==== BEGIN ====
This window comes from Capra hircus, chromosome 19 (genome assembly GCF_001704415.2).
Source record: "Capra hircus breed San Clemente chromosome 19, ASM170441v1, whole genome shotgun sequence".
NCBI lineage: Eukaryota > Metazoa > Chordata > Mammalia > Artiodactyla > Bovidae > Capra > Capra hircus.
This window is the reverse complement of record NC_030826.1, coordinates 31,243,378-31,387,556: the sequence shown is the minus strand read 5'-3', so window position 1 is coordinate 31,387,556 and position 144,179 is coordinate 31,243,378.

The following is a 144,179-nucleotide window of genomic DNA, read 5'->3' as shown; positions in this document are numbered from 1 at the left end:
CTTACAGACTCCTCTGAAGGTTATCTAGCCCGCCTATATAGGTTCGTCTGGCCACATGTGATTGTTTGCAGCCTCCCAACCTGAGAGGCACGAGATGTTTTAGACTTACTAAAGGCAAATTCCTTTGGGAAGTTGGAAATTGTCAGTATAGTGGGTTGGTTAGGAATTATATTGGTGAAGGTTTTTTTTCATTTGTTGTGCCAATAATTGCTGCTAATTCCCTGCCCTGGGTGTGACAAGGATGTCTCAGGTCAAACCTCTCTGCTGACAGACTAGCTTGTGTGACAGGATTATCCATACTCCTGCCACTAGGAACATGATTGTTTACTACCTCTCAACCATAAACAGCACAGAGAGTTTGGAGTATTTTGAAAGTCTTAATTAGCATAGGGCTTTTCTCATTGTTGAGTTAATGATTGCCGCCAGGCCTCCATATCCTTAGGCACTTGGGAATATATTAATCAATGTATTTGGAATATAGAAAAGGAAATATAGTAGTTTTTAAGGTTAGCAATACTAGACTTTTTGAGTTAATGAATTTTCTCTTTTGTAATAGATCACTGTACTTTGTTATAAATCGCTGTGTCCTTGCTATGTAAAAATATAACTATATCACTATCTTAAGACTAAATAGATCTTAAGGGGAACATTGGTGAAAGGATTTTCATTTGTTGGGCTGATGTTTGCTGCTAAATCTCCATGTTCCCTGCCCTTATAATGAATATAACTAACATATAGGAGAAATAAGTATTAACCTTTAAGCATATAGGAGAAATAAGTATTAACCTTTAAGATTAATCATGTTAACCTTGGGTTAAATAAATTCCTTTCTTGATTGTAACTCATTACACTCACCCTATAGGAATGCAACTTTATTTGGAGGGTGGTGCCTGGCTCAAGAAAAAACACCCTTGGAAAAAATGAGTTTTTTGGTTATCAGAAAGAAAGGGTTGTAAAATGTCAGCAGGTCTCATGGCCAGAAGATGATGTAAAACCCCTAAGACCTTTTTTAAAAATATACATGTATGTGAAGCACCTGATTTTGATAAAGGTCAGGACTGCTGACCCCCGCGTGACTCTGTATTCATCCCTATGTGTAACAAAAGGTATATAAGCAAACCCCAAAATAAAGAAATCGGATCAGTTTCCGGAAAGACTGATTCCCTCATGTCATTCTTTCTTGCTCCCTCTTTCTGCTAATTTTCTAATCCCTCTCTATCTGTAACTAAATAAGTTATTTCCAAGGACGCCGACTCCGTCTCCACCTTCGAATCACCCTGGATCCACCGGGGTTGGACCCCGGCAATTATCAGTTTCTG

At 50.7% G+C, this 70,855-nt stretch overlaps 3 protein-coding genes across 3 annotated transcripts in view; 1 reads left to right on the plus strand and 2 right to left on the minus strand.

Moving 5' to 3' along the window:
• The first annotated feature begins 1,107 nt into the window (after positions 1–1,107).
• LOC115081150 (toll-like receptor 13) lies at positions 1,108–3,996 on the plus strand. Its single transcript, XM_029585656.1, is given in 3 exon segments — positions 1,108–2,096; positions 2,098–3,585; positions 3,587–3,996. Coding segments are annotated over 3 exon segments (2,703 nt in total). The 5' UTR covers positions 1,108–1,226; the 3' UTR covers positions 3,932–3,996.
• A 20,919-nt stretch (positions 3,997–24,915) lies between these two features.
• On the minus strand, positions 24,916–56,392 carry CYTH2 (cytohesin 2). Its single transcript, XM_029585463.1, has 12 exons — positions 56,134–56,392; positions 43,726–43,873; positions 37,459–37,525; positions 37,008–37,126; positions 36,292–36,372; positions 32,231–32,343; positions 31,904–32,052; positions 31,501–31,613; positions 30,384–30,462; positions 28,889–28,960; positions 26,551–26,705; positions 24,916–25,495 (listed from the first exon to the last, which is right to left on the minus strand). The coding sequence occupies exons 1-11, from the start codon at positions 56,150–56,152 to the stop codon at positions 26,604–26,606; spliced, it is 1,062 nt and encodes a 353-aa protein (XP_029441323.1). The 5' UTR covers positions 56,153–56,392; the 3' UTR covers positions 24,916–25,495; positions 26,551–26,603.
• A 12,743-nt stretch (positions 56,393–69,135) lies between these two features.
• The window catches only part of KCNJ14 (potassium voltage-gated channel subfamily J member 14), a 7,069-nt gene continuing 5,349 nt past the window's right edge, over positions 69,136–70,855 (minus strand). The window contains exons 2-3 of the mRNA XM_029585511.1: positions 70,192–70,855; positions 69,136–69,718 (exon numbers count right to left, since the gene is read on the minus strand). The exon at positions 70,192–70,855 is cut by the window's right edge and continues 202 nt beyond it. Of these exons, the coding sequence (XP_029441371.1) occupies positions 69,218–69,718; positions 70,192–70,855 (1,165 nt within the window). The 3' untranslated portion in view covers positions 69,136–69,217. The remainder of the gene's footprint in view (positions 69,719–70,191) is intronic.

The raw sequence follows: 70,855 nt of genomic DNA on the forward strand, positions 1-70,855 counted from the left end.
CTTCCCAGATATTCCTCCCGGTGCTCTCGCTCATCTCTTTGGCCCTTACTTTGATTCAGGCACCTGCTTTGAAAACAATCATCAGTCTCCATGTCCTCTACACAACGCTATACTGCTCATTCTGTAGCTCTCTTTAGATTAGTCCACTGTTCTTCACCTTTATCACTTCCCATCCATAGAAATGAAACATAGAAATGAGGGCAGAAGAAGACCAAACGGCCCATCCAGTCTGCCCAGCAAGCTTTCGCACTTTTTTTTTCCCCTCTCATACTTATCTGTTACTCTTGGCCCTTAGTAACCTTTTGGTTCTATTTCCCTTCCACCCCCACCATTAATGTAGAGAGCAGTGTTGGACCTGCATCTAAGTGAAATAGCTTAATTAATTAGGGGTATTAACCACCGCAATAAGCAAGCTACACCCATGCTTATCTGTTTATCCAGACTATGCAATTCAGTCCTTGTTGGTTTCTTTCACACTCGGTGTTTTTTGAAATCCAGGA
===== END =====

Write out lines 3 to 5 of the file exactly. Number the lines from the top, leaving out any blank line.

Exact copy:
NCBI lineage: Eukaryota > Metazoa > Chordata > Mammalia > Artiodactyla > Bovidae > Capra > Capra hircus.
This window is the reverse complement of record NC_030826.1, coordinates 31,243,378-31,387,556: the sequence shown is the minus strand read 5'-3', so window position 1 is coordinate 31,387,556 and position 144,179 is coordinate 31,243,378.

The following is a 144,179-nucleotide window of genomic DNA, read 5'->3' as shown; positions in this document are numbered from 1 at the left end: